GSAs can, if they choose, regulate the construction of new groundwater wells, limit the enlargement of existing wells, and establish groundwater allocations. Finally, and perhaps most importantly, GSAs may also impose and collect regulatory fees to fund the costs of groundwater management programs. However, it is not clear how Proposition 218, a 1996 ballot measure that gave voters more say in local government finances, may affect collection of those fees, in light of recent decisions addressing the issue directly, with mixed results: City of San Buenaventura v. United Water Conservation Dist. (2015) 2015 Cal.App.LEXIS 242 and Great Oaks Water Company v. Santa Clara Valley Water District (2015) 2015 Cal.App.LEXIS 264.

The process of prioritizing basins is already underway, and the first GSAs are forming now. Next year, DWR will issue regulations identifying the required components of GSPs, and that will shed additional light on how GSAs will be expected to regulate groundwater users. Once implemented, the GSPs will likely require a significant amount of regulatory reporting for any user who uses more than the “de minimis” amount of two acre feet annually.

Vocal critics have come out on both sides of the law. The regulated community fears that the local implementation will result in uneven enforcement and disparate treatment in different aquifers. From a scientific standpoint, water users are concerned that the law is too reliant on firm aquifer “boundaries,” which are not easy to define, and that it appears to ignore groundwater extracted from fractured rock located below aquifers throughout California. Proponents of the law say the schedule for implementation is too conservative; although the regulatory process is already underway, implementation of GSPs will not begin until 2017, and the law seeks to achieve “sustainability” in 2040. Environmental groups fear the resources won’t last long enough to be saved.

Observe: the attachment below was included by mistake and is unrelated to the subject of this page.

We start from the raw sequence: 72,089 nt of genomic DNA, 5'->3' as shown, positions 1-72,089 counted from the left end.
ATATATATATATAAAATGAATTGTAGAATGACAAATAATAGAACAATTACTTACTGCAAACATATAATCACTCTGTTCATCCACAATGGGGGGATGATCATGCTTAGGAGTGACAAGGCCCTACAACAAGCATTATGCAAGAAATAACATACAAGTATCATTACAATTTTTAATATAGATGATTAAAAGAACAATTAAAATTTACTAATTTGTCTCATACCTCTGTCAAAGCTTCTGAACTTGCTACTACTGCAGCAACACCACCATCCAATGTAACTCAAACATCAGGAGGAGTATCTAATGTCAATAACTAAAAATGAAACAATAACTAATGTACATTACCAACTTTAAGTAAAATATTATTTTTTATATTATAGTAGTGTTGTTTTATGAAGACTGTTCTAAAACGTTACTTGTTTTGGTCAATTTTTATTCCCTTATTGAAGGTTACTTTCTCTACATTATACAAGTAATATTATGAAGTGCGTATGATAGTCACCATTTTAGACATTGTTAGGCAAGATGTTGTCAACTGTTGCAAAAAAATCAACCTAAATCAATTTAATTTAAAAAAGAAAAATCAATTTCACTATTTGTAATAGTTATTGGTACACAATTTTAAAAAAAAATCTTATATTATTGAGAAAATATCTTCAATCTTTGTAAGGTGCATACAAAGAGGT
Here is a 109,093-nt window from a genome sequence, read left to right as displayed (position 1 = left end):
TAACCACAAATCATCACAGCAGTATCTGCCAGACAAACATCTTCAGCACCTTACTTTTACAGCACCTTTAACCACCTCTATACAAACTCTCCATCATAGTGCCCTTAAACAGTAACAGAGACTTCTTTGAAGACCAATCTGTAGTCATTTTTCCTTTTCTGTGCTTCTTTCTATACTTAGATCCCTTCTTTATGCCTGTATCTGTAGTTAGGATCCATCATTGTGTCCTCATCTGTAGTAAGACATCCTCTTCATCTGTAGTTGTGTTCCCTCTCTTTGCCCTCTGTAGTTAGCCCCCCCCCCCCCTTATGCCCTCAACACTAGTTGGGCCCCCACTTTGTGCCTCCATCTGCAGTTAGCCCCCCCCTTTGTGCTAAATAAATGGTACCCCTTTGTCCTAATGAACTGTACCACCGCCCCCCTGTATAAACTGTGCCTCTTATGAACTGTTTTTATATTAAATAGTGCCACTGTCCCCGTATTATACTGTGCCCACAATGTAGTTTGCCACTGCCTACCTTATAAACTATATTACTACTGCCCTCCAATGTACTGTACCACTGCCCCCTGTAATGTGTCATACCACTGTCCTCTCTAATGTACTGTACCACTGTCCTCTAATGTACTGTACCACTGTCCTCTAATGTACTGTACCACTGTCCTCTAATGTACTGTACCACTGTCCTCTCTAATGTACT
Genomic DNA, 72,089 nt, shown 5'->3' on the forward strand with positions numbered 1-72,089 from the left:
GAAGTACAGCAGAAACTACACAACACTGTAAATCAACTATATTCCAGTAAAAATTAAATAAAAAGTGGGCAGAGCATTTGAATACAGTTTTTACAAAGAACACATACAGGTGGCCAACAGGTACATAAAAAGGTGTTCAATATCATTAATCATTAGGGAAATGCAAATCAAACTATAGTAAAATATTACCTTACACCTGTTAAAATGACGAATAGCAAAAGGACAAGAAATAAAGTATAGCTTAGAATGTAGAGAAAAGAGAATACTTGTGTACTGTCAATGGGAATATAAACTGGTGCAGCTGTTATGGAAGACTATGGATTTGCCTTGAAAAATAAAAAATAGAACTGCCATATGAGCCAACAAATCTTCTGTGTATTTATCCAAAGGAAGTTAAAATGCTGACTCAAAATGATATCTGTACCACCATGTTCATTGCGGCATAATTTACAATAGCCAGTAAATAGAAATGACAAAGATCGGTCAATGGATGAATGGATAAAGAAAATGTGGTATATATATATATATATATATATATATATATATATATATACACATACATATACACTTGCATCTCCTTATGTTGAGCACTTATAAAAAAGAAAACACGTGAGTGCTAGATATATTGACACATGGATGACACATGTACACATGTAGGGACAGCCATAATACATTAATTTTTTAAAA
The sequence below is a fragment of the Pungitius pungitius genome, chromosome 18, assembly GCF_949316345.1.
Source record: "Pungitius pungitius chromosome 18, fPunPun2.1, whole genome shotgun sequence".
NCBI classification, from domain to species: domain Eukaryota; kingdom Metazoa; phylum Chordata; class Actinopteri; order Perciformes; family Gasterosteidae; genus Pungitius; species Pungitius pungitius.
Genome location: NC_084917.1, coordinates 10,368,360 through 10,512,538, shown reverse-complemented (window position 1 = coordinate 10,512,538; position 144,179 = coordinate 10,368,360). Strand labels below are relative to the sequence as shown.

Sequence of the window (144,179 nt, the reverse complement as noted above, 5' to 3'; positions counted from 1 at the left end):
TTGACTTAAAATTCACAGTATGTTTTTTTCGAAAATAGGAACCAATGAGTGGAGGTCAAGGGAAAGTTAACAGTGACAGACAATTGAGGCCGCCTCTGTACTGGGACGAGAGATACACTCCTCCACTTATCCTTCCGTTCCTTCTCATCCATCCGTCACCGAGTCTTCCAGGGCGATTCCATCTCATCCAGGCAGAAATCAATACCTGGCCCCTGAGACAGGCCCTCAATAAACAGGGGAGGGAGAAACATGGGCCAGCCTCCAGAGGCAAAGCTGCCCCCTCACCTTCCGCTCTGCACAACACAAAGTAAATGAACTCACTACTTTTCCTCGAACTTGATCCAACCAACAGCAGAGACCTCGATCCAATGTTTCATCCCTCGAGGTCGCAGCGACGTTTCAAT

To return California’s groundwater to a state that is sustainable, groundwater pumping will need to be restricted, but how and when those restrictions are imposed is a question for regulators and, ultimately, the courts to resolve. But groundwater users had best be arming themselves for a fight.

The Scott Valley Case: Water and the Public Trust

Finally, a 2014 court decision regarding water resources in Scott Valley, west of Mount Shasta, granted agencies a means of regulating groundwater extraction in order to preserve surface water resources, a regulatory hook that hadn’t previously been recognized. (Environmental Law Foundation v. State Water Resources Control Board, Sacramento Superior Court Case No. 34-2010-80000583, July 15, 2014.) A Sacramento County judge found that the public trust doctrine can be applied to restrict pumping of groundwater when the extraction harms “the public’s right to use those navigable waters for trust purposes.” The decision only affects new groundwater wells more than five hundred feet from the Scott River, and it is important to note that groundwater itself was not deemed a public trust resource—the doctrine was found to apply to groundwater pumping that affects navigable waters. Nonetheless, the case represents yet another expansion of the legal framework governing Californians’ right to use water as they choose.

Siskiyou County filed a motion for reconsideration of the Court’s decision in light of the passage of the SGMA, and that motion has not yet been resolved. It’s likely the Court of Appeal will have the opportunity to review this issue, so stay tuned.